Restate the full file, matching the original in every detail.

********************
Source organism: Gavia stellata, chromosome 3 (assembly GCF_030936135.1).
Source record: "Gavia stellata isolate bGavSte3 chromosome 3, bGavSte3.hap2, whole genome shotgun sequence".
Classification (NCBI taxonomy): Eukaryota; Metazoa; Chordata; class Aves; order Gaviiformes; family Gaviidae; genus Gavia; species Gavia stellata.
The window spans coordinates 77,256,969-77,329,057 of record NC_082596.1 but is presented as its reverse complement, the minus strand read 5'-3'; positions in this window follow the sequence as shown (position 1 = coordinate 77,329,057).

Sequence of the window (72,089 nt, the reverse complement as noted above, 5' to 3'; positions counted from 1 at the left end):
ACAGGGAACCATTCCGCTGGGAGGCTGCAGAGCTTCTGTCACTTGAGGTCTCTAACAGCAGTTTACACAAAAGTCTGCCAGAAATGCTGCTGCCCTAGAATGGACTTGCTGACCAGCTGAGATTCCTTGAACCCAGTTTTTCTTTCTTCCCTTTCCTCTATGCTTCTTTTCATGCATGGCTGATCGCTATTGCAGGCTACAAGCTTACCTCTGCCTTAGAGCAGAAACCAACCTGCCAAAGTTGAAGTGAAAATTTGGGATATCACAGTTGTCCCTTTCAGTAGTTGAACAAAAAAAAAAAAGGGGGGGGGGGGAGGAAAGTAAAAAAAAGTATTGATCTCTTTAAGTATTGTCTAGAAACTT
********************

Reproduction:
Source organism: Gavia stellata, chromosome 3 (assembly GCF_030936135.1).
Source record: "Gavia stellata isolate bGavSte3 chromosome 3, bGavSte3.hap2, whole genome shotgun sequence".
Classification (NCBI taxonomy): Eukaryota; Metazoa; Chordata; class Aves; order Gaviiformes; family Gaviidae; genus Gavia; species Gavia stellata.
The window spans coordinates 77,256,969-77,329,057 of record NC_082596.1 but is presented as its reverse complement, the minus strand read 5'-3'; positions in this window follow the sequence as shown (position 1 = coordinate 77,329,057).

Sequence of the window (72,089 nt, the reverse complement as noted above, 5' to 3'; positions counted from 1 at the left end):
ACAGGGAACCATTCCGCTGGGAGGCTGCAGAGCTTCTGTCACTTGAGGTCTCTAACAGCAGTTTACACAAAAGTCTGCCAGAAATGCTGCTGCCCTAGAATGGACTTGCTGACCAGCTGAGATTCCTTGAACCCAGTTTTTCTTTCTTCCCTTTCCTCTATGCTTCTTTTCATGCATGGCTGATCGCTATTGCAGGCTACAAGCTTACCTCTGCCTTAGAGCAGAAACCAACCTGCCAAAGTTGAAGTGAAAATTTGGGATATCACAGTTGTCCCTTTCAGTAGTTGAACAAAAAAAAAAAAGGGGGGGGGGGGAGGAAAGTAAAAAAAAGTATTGATCTCTTTAAGTATTGTCTAGAAACTT